Went to Michael Swanwick's literary beer/kaffeeklatsch which covered an interesting range of topics about his work and travels as well as a bit about Avram Davidson (e.g. Davidson had a very strict "no germans" policy which lead to him ceasing to submit to Asimov's when the parent corporation of the company that bought it was Bertelsman). Also was able to go to Carrie Vaughn's kaffeeklatsch Sunday morning. Went to the closing ceremonies, which featured an amusing presentation by Chicon 7.

Hugos should probably get their own entry. Enjoyed the ceremony, although I didn't think all the comedy bits worked. Was amusing watching Chris Garcia totally lose it when The Drink Tank won for best fanzine.

Only sold 1 membership and 2 books while at Reno, but we did hand out a lot of flyers, bookmarks and business cards. I think we were the only east coast con with a fan table. Talked with a number of people who were relocating to VA and PA and several people picked up flyers and bookmarks for friends and relatives they thought might be interested. Also, I suspect that several people who didn't feel they could make it to the east coast for the con are likely to buy the books we are producing after the con when they become available to the general public. It took some effort, but everyone did end up going home with the dodos they came with.

Atlantis shuttle to the airport showed up on time. Everyone else was flying Southwest. I was the only one taking United. I ended up leaving the hotel earlier than I needed because I'd been told security was a real bottleneck, but there was no one there when I got there, so i breezed through. I ened up not hitting the blackjack tables at the Atlantis to kill time because the tables I was interested in were never open when I was in the casino. given my complete lack of blackjack skills (hold at 17 and double down (whatever that mean) with 11 is all I know), I only wanted to play the $3 or $5 minimum $500 maximum tables and no surprise that they weren't open often. On the plus side, I was up $15 on the slot machines, so on Sunday I cashed in, spent part of it on a snow globe/bottle opener/magnet (because as tacky tourist souvenirs go, it's pretty awesome) and part on steamed pork buns from the hole in the wall chinese restaurant in the strip mall across the street from the hotel (i'd had a decent congee with pork and preserved egg there the day before).

It looked like my flight to SFO might be delayed resulting in missing my connection, but the pilot got the go ahead from air traffic control at both airports to go to the head of the queue and burn fuel to cut the length of the trip in half. The flight attendant did a fabulous job in getting through the mandatory safety information in under 5 minutes complete with comedy bits. She also explained that the reason for the possible delay was due to fog because when SFO was "upgraded" the runways were put closer together in a way requiring visual approach on landing in fog conditions, which effectively cuts inbound capacity by 60% during said fog conditions. I'd like to know wtf sort of genius civil engineer thought that was a good idea at SFO. Fortunately, we landed 20 minutes early and I had no problem making my connection. I even managed to sleep a bit on the plane. We landed on time at BWI. The signage for directions to the B30 bus was pretty crappy (when the corridors fork, that would be a good place to indicate which things are down each corridor, not 20 yards after you've chosen a corridor), but information/travelers aid pointed me in the right direction and then I only had a 10 minute wait for the first bus of the day to the greenbelt metro station. I was able to get a seat on both the green and red lines, which made me happy.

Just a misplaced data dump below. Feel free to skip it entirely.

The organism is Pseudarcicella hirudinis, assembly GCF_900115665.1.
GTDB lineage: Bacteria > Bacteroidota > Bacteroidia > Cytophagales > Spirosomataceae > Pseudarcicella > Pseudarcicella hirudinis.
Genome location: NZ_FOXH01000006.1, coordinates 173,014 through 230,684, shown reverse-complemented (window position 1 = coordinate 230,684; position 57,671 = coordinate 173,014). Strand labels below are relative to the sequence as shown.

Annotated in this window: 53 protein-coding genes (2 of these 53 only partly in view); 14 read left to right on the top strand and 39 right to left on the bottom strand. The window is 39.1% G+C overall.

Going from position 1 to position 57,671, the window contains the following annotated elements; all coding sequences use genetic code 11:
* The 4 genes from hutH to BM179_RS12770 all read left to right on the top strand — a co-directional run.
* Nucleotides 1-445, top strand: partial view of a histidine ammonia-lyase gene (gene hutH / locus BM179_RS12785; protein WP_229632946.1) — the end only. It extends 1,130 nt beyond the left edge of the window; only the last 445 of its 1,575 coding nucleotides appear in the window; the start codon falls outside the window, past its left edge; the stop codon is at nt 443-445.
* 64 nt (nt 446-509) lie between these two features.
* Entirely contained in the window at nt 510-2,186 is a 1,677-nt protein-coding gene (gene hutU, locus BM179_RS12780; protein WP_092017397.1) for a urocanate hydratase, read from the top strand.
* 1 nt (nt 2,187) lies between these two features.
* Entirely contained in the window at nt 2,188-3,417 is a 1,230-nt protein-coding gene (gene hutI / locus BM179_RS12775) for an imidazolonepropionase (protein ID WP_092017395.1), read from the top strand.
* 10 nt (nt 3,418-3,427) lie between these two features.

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Worldcon [20 Aug 2011|03:27pm]
Been in Reno since Saturday. Flight out was uneventful. However, the decision to stay up all night so that I would be sure to be ready for the 4am shuttle to BWI was not the brightest one I've ever made. Don't think I'll be flying out of BWI in the future. It's not a very well run or well organized airport.

Rented a car from Enterprise. They had the cheapest rate. Ended up with a Dodge Avenger. Not much pick up but the air conditioning and radio worked fine, and it had a 3 point seat, which came in handy, esp. since hotels don't have phonebooks anymore. Getting the car was the most problematic part of getting to Reno. Enterprise had a huge line, ran out of cars and had to restock the garage and then accidentally gave my contract to someone else. Once I finally got the car, the nice guy in the garage gave me much better directions to Carson City and to the hotel than Mapquest had (seriously, all I needed to do was stay on 395. Mapquest had me hopping on and off of 395 around 3 times). Went to Carson City direct from the airport because due to budget cuts the Nevada State Museum wasn't going to be open during the week. they had an eclectic set of exhibits about the Nevada territory (kind of a hodgepodge of clothing of famous Nevadans, photography and slot machines and mining equipment). The geography of Nevada exhibit was quite good, and they also had an interesting exhibit of Native American artifacts. The placards for the exhibit were twofold. Side by side were the sort of academic oriented placards you normally see in museums and ones written by the local tribal councils which pretty much called the museum grave robbers. Also did the Kit Carson trail and looked at the historic houses, having previously downloaded the walking tour to my ipod. Also went and had a tour of the State Capitol Building, which had some attractive murals.